FC Daugava Daugavpils investigated

UEFA has been informed about Wednesday's arrests of members of the Latvian club FC Daugava Daugavpils for alleged cases of match-fixing in a UEFA competition fixture.

UEFA has been informed about arrests of members of the Latvian club Daugava Daugavpils
UEFA has been informed about arrests of members of the Latvian club Daugava Daugavpils ©UEFA

UEFA has been informed about Wednesday's arrests of members of the Latvian club FC Daugava Daugavpils for alleged cases of match-fixing.

After the collection of all evidence, UEFA will launch the appropriate disciplinary proceedings against the club, Daugava Daugavpils, and the club president, as well as the players concerned. The allegations relate to a UEFA Champions League second qualifying round match in the 2013/14 season.

"Major work has been undertaken which has been going on for quite a long time," said Andrejs Grišins, Head of the Main Criminal Police Office of the Latvian state police. "We detained eight members of an organised group, of which several represent FC Daugava Daugavpils. I am talking about two players and one person from the club staff.

"In this given case, we can talk about various manipulations in the course of the team's international and domestic league matches. Beyond that, it is about massive scale tax-evasion, money plundering and laundering. The investigation is ongoing. I express my gratitude to the Latvian FA and UEFA for their help and the quality of co-ordination in the course of this case."

Thanks to the UEFA Betting Fraud Detection System, which annually monitors over 32,000 matches in Europe, irregular betting patterns were reported around the Latvian club's game against the Swedish side IF Elfsborg on 17 July 2013. This prompted the launch of an investigation, conducted by UEFA in close cooperation with the Latvian Football Federation (LFF) and Latvian authorities, into the match in question; the first leg of the tie which Daugava Daugavpils lost 7-1 away from home, before also losing 4-0 at home in the second leg. The Latvian law enforcement authorities consequently started criminal investigations that led to Wednesday's arrests.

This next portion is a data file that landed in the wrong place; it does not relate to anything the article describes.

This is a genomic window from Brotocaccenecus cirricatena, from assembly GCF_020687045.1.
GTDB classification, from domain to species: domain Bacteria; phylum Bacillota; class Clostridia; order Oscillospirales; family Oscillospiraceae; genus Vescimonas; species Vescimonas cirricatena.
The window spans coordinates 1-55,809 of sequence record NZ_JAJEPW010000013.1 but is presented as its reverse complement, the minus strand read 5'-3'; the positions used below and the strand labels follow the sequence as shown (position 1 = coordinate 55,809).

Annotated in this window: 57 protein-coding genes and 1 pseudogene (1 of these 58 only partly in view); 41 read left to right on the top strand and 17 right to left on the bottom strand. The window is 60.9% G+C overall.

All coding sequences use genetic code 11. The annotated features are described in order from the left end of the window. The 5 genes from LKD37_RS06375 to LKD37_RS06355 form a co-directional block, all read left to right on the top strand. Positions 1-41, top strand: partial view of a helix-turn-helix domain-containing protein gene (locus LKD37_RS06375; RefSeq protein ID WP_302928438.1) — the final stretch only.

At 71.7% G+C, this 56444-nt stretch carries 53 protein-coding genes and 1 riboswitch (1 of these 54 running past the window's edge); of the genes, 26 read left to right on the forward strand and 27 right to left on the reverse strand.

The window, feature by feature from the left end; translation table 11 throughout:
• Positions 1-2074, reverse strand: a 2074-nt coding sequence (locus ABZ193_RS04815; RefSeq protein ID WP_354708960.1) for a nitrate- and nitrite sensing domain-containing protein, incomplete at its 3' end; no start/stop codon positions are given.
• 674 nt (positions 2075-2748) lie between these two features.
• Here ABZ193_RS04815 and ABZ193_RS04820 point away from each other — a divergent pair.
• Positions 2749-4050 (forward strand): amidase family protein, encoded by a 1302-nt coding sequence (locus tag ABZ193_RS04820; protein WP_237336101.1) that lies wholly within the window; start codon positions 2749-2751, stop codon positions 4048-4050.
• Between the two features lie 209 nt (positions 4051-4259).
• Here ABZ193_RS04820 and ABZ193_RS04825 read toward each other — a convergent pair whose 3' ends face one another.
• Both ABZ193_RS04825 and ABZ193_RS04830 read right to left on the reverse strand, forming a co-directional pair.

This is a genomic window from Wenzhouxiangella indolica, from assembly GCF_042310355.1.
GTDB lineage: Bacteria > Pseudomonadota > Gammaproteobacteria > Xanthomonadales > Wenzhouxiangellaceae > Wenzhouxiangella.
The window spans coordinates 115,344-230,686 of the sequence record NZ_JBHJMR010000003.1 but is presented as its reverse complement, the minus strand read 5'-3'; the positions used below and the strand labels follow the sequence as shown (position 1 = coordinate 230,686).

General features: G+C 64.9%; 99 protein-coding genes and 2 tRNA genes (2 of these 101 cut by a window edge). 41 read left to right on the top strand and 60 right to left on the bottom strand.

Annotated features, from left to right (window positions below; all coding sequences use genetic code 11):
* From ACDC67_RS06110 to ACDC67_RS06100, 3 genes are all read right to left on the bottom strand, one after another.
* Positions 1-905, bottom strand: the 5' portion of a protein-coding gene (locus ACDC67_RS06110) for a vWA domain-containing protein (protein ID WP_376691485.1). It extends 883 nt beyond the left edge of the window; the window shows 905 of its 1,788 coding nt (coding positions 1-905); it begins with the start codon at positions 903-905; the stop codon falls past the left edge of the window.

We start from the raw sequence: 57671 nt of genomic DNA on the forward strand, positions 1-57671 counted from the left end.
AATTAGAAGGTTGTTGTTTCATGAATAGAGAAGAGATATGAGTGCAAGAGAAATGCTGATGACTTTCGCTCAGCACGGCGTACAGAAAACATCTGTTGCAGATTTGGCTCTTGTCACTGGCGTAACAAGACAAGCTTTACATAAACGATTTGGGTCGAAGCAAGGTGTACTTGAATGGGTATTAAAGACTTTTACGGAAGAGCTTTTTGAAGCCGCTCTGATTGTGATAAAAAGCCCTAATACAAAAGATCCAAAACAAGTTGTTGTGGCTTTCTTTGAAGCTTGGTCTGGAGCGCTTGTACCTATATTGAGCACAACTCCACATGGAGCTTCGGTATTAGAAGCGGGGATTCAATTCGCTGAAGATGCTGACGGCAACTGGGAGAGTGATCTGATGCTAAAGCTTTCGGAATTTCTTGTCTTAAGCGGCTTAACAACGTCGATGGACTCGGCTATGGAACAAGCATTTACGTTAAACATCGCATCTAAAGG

"Obviously, neither UEFA nor the LFF can stand aside," said LFF general secretary Jānis Mežeckis. "Serious questions about Daugava Daugavpils were raised after the UEFA Champions League matches against Elfsborg last season. Later, a thorough investigation brought other suspicious matches to the surface.

"The investigation continues; we are confident that truth is on our side, and we will continue to do our best with joint efforts, so that there will be no place for match-fixing and other 'dirty' actions in Latvian football. Of course, there is no euphoria. Such incidents do no good to football – unfortunately, they exist in many sports and our collective task is to find the ones who are guilty and to fight for football's integrity."

UEFA has adopted a strict zero-tolerance policy regarding match-fixing and corruption. Serious sanctions (including lifetime bans from football) are imposed in cases where players, officials or referees have been found guilty of breaching these provisions. The regulations also require that players, officials and other members of the football family immediately report if approached in connection with activities aimed at manipulating a game.

UEFA is very pleased with the excellent cooperation of the Latvian Football Federation and the Latvian law enforcement authorities during the entire investigation process, and wishes to convey its sincere thanks to all those involved in the swift handling of the case.